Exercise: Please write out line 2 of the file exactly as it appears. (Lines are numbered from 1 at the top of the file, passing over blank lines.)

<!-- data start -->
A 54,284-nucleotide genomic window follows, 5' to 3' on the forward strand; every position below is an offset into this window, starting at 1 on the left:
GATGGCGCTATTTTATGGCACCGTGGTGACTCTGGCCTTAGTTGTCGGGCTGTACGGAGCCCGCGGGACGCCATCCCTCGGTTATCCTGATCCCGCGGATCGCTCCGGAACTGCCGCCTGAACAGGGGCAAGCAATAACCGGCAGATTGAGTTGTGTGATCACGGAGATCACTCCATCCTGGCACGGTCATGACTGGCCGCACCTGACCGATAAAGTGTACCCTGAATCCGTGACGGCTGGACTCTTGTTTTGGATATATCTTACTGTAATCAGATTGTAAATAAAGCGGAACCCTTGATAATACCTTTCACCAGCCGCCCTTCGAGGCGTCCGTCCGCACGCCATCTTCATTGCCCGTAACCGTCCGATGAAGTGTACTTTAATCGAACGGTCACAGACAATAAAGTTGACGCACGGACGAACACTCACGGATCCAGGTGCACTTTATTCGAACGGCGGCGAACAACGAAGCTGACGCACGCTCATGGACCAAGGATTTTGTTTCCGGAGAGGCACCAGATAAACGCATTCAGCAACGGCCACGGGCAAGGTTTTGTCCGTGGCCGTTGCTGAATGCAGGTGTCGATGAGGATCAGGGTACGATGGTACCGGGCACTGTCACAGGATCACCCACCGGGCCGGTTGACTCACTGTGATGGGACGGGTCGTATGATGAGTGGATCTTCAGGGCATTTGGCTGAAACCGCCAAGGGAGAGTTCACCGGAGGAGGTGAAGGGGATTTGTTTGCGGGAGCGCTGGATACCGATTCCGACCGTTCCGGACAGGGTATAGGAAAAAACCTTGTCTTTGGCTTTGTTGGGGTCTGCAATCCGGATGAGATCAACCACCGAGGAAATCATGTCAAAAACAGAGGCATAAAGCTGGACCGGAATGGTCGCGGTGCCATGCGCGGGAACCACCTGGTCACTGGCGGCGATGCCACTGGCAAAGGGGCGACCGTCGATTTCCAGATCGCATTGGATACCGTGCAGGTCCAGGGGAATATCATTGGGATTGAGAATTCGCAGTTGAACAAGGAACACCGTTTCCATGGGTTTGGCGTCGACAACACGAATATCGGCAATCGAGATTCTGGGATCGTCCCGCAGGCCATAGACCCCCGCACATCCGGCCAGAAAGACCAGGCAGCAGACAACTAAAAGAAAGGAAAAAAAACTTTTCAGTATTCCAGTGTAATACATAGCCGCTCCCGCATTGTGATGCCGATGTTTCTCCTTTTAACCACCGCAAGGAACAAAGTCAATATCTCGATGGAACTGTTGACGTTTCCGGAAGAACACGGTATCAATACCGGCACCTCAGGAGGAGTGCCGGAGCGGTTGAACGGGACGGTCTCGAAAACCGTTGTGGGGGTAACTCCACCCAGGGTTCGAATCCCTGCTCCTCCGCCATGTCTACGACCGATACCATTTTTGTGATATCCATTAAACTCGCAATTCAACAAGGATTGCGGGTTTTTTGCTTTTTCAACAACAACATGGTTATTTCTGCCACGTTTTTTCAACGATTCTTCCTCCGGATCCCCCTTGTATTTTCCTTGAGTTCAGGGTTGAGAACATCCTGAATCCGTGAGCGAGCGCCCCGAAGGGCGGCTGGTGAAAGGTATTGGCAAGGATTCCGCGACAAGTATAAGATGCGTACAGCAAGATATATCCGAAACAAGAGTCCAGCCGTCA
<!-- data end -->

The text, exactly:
GATGGCGCTATTTTATGGCACCGTGGTGACTCTGGCCTTAGTTGTCGGGCTGTACGGAGCCCGCGGGACGCCATCCCTCGGTTATCCTGATCCCGCGGATCGCTCCGGAACTGCCGCCTGAACAGGGGCAAGCAATAACCGGCAGATTGAGTTGTGTGATCACGGAGATCACTCCATCCTGGCACGGTCATGACTGGCCGCACCTGACCGATAAAGTGTACCCTGAATCCGTGACGGCTGGACTCTTGTTTTGGATATATCTTACTGTAATCAGATTGTAAATAAAGCGGAACCCTTGATAATACCTTTCACCAGCCGCCCTTCGAGGCGTCCGTCCGCACGCCATCTTCATTGCCCGTAACCGTCCGATGAAGTGTACTTTAATCGAACGGTCACAGACAATAAAGTTGACGCACGGACGAACACTCACGGATCCAGGTGCACTTTATTCGAACGGCGGCGAACAACGAAGCTGACGCACGCTCATGGACCAAGGATTTTGTTTCCGGAGAGGCACCAGATAAACGCATTCAGCAACGGCCACGGGCAAGGTTTTGTCCGTGGCCGTTGCTGAATGCAGGTGTCGATGAGGATCAGGGTACGATGGTACCGGGCACTGTCACAGGATCACCCACCGGGCCGGTTGACTCACTGTGATGGGACGGGTCGTATGATGAGTGGATCTTCAGGGCATTTGGCTGAAACCGCCAAGGGAGAGTTCACCGGAGGAGGTGAAGGGGATTTGTTTGCGGGAGCGCTGGATACCGATTCCGACCGTTCCGGACAGGGTATAGGAAAAAACCTTGTCTTTGGCTTTGTTGGGGTCTGCAATCCGGATGAGATCAACCACCGAGGAAATCATGTCAAAAACAGAGGCATAAAGCTGGACCGGAATGGTCGCGGTGCCATGCGCGGGAACCACCTGGTCACTGGCGGCGATGCCACTGGCAAAGGGGCGACCGTCGATTTCCAGATCGCATTGGATACCGTGCAGGTCCAGGGGAATATCATTGGGATTGAGAATTCGCAGTTGAACAAGGAACACCGTTTCCATGGGTTTGGCGTCGACAACACGAATATCGGCAATCGAGATTCTGGGATCGTCCCGCAGGCCATAGACCCCCGCACATCCGGCCAGAAAGACCAGGCAGCAGACAACTAAAAGAAAGGAAAAAAAACTTTTCAGTATTCCAGTGTAATACATAGCCGCTCCCGCATTGTGATGCCGATGTTTCTCCTTTTAACCACCGCAAGGAACAAAGTCAATATCTCGATGGAACTGTTGACGTTTCCGGAAGAACACGGTATCAATACCGGCACCTCAGGAGGAGTGCCGGAGCGGTTGAACGGGACGGTCTCGAAAACCGTTGTGGGGGTAACTCCACCCAGGGTTCGAATCCCTGCTCCTCCGCCATGTCTACGACCGATACCATTTTTGTGATATCCATTAAACTCGCAATTCAACAAGGATTGCGGGTTTTTTGCTTTTTCAACAACAACATGGTTATTTCTGCCACGTTTTTTCAACGATTCTTCCTCCGGATCCCCCTTGTATTTTCCTTGAGTTCAGGGTTGAGAACATCCTGAATCCGTGAGCGAGCGCCCCGAAGGGCGGCTGGTGAAAGGTATTGGCAAGGATTCCGCGACAAGTATAAGATGCGTACAGCAAGATATATCCGAAACAAGAGTCCAGCCGTCA